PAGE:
And Earnhardt Jr. and Gordon were both running up front at Las Vegas. Gordon crashed on a restart, and Earnhardt Jr. settled for second after cold tires prevented him from chasing down Edwards on a restart two laps from the end.
Overall, Hendrick has had a pretty decent start with at least one top-10 finish in all 2008 points-paying and non-points events, including runner-up efforts in the last two races.
“I’m just tickled with where we are – we’re real competitive every week, with all the cars,” Hendrick said.
“If you had asked me (in January) if you could win the first two (non-points) races of the year with Junior, sit on the pole at Daytona and run strong every week, I would have said ‘Hell yeah.' "
Truth of the matter is, Hendrick never expected to duplicate the magical 2007 season. He recognized those 18 victories had as much to do with luck as they did hard work and performance, and he readily admits rivals Tony Stewart, Denny Hamlin and Martin Truex Jr. should have claimed some of those wins.
But by being in the right place when other competitors faltered, Hendrick drivers always seemed to capitalize. The owner knew luck like that couldn’t last forever.
“We had great racer’s luck, and we were not as good as we looked last year. I promise you, we were not that much better than everybody else,” Hendrick said.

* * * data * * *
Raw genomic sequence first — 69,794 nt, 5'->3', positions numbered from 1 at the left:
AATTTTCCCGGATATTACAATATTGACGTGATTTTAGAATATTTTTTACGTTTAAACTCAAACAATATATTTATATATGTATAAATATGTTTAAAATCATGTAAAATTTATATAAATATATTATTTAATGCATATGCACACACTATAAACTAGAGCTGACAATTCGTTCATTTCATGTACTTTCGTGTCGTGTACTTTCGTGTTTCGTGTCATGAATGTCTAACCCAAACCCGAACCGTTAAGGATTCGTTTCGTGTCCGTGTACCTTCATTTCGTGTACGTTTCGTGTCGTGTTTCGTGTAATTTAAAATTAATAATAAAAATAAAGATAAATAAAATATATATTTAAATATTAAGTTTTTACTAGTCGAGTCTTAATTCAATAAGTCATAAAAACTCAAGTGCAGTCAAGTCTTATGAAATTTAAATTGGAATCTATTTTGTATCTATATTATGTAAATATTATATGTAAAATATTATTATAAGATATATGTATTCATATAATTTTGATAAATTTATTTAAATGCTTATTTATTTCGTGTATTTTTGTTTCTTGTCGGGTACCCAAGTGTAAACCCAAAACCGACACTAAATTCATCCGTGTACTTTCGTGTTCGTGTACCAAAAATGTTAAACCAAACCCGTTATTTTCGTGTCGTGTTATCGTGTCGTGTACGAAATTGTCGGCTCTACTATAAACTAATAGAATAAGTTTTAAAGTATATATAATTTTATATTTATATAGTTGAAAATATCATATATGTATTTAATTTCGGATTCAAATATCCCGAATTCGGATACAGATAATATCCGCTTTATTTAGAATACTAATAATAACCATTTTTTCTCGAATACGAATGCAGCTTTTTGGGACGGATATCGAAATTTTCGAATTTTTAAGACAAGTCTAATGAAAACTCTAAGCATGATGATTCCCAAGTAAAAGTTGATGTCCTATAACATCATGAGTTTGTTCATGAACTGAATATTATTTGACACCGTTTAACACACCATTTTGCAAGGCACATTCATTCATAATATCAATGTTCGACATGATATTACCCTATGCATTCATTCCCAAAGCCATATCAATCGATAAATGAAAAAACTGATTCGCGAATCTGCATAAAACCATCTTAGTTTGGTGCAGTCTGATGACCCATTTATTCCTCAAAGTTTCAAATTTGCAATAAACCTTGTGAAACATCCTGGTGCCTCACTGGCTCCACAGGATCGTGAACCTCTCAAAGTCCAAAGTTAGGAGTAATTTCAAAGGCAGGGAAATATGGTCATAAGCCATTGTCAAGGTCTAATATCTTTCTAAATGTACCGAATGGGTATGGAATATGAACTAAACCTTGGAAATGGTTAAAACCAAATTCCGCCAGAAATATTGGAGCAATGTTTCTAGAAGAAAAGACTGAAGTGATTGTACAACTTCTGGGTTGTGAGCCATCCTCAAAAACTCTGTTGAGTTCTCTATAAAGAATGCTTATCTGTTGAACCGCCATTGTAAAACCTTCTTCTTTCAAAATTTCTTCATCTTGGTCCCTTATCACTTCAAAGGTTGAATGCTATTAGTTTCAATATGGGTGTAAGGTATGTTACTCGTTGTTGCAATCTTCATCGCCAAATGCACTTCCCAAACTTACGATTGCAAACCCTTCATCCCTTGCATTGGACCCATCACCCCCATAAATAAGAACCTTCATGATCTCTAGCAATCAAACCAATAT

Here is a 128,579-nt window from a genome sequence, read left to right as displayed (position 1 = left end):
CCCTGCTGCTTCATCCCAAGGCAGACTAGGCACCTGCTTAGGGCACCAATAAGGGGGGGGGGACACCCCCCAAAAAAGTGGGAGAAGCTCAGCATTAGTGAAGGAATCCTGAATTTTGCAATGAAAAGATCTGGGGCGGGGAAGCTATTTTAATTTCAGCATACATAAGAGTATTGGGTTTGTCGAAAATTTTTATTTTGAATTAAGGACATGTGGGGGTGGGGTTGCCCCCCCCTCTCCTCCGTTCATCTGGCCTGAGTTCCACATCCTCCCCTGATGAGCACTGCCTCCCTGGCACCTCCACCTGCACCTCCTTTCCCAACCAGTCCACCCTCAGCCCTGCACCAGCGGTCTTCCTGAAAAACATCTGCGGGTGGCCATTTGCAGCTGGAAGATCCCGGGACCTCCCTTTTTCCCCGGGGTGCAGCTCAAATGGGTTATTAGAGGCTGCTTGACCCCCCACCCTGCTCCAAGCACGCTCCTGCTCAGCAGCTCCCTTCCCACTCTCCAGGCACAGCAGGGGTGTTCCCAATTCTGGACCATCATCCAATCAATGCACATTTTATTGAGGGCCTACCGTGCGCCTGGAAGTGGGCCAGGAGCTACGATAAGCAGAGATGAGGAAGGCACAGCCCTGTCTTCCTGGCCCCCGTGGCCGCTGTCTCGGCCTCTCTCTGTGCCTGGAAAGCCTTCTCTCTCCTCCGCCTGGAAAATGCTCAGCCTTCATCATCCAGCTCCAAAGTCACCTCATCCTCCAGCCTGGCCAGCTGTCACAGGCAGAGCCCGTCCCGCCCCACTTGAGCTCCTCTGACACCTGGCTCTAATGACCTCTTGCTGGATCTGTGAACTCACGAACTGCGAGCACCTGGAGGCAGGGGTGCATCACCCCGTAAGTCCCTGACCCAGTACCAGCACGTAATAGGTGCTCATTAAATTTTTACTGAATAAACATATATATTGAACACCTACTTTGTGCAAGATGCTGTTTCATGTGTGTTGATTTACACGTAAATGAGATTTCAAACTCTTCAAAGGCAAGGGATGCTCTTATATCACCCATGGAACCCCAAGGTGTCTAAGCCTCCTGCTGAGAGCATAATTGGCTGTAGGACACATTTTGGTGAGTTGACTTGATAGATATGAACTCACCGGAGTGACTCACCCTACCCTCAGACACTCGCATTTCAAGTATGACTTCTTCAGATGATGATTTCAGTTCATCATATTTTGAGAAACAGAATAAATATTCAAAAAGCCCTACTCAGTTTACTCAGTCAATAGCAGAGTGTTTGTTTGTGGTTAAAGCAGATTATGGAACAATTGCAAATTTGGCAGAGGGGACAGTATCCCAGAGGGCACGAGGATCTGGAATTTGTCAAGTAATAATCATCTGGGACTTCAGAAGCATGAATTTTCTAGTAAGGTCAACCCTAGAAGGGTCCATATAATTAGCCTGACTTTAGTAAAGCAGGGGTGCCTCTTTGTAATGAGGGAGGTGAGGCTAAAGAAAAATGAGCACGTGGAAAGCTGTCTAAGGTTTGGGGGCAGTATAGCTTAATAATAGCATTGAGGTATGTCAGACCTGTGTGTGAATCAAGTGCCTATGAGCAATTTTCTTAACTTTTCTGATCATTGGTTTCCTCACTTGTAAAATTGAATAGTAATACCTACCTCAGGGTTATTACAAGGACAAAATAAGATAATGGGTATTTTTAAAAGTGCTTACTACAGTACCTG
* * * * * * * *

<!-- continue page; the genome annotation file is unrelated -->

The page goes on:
“But we also are not as bad as we look right now. Nobody is ever going to win that many races every year. Nobody. And we knew that going in.”
The key now, though, is getting his cars into Victory Lane. He’s thrilled with Earnhardt Jr.’s debut, and credits crew chief Tony Eury Jr.’s early arrival at Hendrick last fall with preparing the No. 88 for a strong start to the season.
It’s got him in Chase contention, and even though it’s early, the driver who missed it two of the past three seasons is focused on staying in the top 12.
“I’m going to run hard and try to win races, but I’m really watching that top-12 hard,” he said.
“I’ve waited and been lackadaisical, ‘We’ll get around to it, we’ll put some runs together to get in there.’ I’m not going to do that this year. I’m going to concentrate on every lap.”
And Hendrick isn’t concerned with Mears’ slow start. Mears was with the leaders late at Daytona before a mistake caused him to wreck. He slid in water at rainy California, then rebounded with an 11th-place finish in Vegas. Hendrick has faith crew chief Alan Gustafson will have the team turned around in no time.
“If I have to have a guy who can get a team going, it’s Alan,” Hendrick said. “Alan is like a Marine, you are not going to rattle him. He’s going to get the team rolling.”
Hendrick points to rare mechanical failures for Gordon, and just a bizarre off day in Vegas for Johnson. Those two drivers aren’t likely to be plagued by those failures often, and Hendrick expects to see a slow climb back to the front of the standings.
“Everybody said we were the Yankees, we couldn’t be beat, we were so much better than everybody else,” Hendrick said.
“Now if you come to me in July and ask why we haven’t won a race, I might be ready to get the knife out.
“But right now, we’re actually real comfortable with our start.”